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Strategy in times of rapid change

April 12th, 2012

A typical definition of the word strategy is a plan of action designed to achieve a vision, the two key words being “plan” and “vision”.  I’ve been talking about strategy a lot lately because I believe the lack of a coherent strategy is the barrier that prevents firms from achieving their full potential.  They either lack a vision, they lack a plan of action or they lack both.  In other words they lack a strategy.

Following a post that I called Strategy Evolves (April 2012) I got a call from a member who asked the question “in times of rapid change such as those we’re experiencing now, and are likely to face at an accelerated rate in the future, does it make sense to invest time in planning when the future is so uncertain?”

That’s a good question. But I think it’s the wrong question.

It’s wrong because strategy should not be confused with planning.  Strategy is the process of identifying a customer need and then configuring the activities needed to meet those needs at cost that enables the firm to achieve a premium profit.  Premium profit in this context meaning higher-than-average for the industry.

Strategy is concerned with what the businesses is attempting to accomplish and how it will do that by defining its business model.  Planning on the other hand is concerned with the sequencing of actions that are involved in the implementation of the strategy.  Plans may need to change in the face of new circumstances but the essence of the strategy should continue.

Jim Collins, in Good to Great, recites numerous examples of how the “great” companies changed their plans but held firm to their strategies.  The great Jack Welch also understood this important point … “Our businesses need to be number1 or number 2 or they are to be fixed, sold or closed.”  And so did the equally great Steve Jobs he said … “we must focus and simplify” …  “Deciding what not to do was as important as deciding what to do.”  That strategic insight was the core of several business model iterations that re-defined four industries and resulted in the most valuable company in the world.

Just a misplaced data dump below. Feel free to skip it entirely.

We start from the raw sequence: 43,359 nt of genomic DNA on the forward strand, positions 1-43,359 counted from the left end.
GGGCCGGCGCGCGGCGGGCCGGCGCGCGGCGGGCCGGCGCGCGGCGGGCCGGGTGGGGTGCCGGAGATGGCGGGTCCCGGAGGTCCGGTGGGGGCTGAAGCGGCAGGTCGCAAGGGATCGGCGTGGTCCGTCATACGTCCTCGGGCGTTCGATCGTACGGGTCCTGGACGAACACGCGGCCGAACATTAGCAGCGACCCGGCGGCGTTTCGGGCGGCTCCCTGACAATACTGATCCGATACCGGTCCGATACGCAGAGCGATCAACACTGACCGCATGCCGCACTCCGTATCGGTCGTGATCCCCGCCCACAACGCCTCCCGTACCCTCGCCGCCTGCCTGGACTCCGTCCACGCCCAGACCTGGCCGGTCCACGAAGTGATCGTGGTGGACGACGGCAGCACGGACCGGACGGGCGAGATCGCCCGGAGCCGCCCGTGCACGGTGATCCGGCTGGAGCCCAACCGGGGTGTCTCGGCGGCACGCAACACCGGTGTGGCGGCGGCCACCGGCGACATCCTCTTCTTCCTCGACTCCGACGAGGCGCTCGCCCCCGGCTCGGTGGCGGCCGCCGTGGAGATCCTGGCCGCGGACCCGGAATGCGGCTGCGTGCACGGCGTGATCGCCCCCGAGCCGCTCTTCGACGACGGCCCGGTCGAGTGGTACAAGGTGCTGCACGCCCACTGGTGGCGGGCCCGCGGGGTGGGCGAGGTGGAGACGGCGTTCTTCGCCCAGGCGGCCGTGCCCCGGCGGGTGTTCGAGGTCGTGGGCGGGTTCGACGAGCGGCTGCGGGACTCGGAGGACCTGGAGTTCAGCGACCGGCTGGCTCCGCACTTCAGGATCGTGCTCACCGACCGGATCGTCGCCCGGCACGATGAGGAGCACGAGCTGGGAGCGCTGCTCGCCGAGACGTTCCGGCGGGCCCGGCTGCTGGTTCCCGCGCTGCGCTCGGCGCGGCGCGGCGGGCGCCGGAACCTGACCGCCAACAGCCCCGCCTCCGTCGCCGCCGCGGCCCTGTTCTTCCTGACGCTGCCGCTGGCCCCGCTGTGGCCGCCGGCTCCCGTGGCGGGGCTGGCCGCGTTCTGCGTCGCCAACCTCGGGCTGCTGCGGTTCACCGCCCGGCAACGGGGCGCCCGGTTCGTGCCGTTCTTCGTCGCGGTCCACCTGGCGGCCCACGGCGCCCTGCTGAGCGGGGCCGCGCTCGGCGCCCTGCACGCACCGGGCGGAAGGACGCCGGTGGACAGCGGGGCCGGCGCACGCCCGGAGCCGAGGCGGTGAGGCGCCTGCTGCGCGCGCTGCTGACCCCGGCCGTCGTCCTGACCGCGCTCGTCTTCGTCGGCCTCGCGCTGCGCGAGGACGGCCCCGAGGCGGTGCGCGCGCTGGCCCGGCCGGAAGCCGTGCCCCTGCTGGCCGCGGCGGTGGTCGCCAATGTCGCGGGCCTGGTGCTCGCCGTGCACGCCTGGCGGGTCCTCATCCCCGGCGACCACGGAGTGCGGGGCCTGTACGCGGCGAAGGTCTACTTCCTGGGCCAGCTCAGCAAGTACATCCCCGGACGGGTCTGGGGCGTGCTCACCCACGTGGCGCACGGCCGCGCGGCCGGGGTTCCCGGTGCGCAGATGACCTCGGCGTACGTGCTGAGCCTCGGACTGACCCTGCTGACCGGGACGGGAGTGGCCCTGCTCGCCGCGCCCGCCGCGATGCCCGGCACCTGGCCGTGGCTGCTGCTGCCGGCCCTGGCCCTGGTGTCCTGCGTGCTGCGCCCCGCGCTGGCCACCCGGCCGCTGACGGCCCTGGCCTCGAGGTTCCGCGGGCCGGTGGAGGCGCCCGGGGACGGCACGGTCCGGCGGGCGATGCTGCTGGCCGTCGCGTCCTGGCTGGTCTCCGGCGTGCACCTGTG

Throughout history it has NEVER been possible to predict the future so there’s really nothing new there.  The fact that we can’t predict the future is what makes life interesting and gives business leaders who understand the true purpose of strategy an unfair competitive advantage!

I say “unfair competitive advantage” because they’re taking advantage of their rivals’ ignorance … is that too hard a phrase?  If so I apologize but I do feel strongly about this.  Good strategy leads to good decisions and through that to good outcomes MOST of the time and that’s as good as we can possibly hope.

The essential purpose of strategy is to give decision makers a framework that will define the direction they have chosen to take their business–it is not rendered irrelevant because of change, on the contrary, it is essential because circumstances change.  If you were to subscribe to the idea that you don’t need a strategy, that’s like saying you simply rely on luck to succeed. Give that advice to an elite athlete!

The success of your business does not depend on circumstances but on how you react to them.  That in turn will depend on the strategic framework you have determined for what you need to do to get to where you want to go.  Strategy helps you decide what’s important because you know what customer needs you’re attempting to meet and what activities are required to deliver that outcome.

Having a strategy will make it far more likely that you make consistent decisions and therefore you can expect to experience consistent (if not always good) outcomes.  In saying “not always good” I’m acknowledging that sometimes things don’t work out the way we want but if you quickly see that, you’re able to make necessary changes; in other words, your actions may change, your plans may change but your strategy remains firm unless and until you find it no longer gives you a competitive advantage which is always its purpose.

 

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